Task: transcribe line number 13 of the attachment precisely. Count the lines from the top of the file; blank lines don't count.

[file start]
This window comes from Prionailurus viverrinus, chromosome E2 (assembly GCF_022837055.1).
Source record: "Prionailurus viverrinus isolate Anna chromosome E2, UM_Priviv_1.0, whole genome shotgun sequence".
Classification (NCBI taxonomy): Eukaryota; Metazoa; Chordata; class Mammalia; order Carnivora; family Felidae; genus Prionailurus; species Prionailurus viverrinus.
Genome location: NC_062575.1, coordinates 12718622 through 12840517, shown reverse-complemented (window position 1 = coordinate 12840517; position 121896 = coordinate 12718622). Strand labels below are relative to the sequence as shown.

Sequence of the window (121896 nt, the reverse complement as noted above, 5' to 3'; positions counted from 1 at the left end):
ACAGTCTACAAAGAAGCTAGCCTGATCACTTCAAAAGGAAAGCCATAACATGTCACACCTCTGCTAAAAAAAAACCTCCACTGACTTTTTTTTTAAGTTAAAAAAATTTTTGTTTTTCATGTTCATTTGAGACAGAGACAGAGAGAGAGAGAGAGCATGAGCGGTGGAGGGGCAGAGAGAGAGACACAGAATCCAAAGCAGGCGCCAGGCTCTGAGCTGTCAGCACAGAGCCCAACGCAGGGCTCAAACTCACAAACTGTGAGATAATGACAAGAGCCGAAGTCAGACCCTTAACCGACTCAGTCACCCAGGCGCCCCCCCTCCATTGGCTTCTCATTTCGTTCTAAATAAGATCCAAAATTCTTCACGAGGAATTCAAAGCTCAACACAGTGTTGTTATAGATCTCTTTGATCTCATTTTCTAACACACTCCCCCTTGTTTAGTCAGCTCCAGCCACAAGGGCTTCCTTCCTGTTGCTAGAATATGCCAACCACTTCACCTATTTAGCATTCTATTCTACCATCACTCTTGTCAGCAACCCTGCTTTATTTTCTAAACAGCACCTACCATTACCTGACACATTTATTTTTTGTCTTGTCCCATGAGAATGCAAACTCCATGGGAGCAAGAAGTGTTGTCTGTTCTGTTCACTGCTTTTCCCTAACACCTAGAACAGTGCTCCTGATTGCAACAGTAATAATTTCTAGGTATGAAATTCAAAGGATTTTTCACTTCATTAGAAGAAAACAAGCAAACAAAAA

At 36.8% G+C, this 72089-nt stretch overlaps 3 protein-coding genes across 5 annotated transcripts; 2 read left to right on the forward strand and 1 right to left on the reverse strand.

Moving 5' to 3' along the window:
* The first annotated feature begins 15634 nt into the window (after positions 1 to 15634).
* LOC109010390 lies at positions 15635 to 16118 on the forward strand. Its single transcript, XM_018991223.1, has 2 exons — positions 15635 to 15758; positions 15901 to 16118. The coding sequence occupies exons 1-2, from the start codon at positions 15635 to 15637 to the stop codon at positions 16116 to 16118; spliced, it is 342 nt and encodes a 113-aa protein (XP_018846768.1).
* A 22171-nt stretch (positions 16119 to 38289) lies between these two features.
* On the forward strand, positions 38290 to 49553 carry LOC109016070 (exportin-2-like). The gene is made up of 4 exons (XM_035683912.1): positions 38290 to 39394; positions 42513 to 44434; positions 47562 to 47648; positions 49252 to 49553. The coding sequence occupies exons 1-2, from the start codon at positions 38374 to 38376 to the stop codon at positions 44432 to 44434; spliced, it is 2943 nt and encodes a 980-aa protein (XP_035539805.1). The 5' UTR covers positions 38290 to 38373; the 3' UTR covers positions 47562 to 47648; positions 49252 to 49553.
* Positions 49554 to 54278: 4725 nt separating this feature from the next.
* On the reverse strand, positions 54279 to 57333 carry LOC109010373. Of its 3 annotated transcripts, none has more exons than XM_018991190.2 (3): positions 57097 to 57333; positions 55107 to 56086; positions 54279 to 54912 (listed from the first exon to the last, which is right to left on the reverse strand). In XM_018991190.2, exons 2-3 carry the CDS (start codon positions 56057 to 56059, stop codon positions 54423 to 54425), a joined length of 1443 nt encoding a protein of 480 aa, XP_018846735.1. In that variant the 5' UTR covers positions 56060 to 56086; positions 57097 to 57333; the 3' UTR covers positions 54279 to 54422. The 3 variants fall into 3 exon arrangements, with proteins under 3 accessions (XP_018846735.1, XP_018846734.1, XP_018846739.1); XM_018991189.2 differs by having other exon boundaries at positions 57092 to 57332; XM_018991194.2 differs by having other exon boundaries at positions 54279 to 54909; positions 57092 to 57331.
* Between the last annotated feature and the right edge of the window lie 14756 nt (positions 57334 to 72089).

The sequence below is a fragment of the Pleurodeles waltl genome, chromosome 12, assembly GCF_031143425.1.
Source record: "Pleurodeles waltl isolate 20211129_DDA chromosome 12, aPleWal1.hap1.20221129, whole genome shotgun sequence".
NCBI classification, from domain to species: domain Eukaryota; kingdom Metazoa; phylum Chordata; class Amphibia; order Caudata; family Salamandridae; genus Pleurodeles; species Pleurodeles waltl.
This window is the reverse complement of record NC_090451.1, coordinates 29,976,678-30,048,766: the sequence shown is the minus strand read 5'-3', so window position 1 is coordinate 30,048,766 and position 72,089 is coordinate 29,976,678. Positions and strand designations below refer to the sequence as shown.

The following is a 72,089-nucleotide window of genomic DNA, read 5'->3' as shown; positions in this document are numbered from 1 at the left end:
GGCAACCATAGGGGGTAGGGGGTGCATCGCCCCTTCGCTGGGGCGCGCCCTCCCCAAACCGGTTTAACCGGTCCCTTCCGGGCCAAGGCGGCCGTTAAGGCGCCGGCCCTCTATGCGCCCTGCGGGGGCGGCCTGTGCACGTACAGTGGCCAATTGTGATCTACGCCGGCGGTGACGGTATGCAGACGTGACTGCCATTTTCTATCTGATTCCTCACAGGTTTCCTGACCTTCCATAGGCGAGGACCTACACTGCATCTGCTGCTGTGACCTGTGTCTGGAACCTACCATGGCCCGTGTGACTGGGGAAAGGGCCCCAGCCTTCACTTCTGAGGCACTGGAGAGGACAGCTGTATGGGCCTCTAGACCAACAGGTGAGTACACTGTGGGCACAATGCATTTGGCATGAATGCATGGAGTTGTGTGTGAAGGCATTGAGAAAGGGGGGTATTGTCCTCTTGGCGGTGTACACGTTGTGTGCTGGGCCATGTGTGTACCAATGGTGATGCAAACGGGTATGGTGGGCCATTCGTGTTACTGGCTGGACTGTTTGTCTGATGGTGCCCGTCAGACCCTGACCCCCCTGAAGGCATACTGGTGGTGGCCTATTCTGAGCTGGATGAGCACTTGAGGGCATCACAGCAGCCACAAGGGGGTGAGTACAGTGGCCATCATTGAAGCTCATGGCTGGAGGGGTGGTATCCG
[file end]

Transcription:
* Positions 49554 to 54278: 4725 nt separating this feature from the next.